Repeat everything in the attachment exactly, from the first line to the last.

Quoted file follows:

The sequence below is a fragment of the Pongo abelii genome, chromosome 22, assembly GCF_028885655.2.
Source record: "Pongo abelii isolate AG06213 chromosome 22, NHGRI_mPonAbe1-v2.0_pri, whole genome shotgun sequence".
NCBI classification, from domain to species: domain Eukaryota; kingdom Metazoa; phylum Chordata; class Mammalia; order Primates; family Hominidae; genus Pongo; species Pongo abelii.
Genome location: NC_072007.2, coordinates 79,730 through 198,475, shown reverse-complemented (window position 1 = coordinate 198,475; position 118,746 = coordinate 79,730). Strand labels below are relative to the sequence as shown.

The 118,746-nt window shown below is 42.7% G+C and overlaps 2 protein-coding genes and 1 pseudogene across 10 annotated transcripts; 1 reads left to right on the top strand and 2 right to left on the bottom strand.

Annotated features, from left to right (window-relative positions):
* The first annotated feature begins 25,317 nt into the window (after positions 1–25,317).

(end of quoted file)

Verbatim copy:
The sequence below is a fragment of the Pongo abelii genome, chromosome 22, assembly GCF_028885655.2.
Source record: "Pongo abelii isolate AG06213 chromosome 22, NHGRI_mPonAbe1-v2.0_pri, whole genome shotgun sequence".
NCBI classification, from domain to species: domain Eukaryota; kingdom Metazoa; phylum Chordata; class Mammalia; order Primates; family Hominidae; genus Pongo; species Pongo abelii.
Genome location: NC_072007.2, coordinates 79,730 through 198,475, shown reverse-complemented (window position 1 = coordinate 198,475; position 118,746 = coordinate 79,730). Strand labels below are relative to the sequence as shown.

The 118,746-nt window shown below is 42.7% G+C and overlaps 2 protein-coding genes and 1 pseudogene across 10 annotated transcripts; 1 reads left to right on the top strand and 2 right to left on the bottom strand.

Annotated features, from left to right (window-relative positions):
* The first annotated feature begins 25,317 nt into the window (after positions 1–25,317).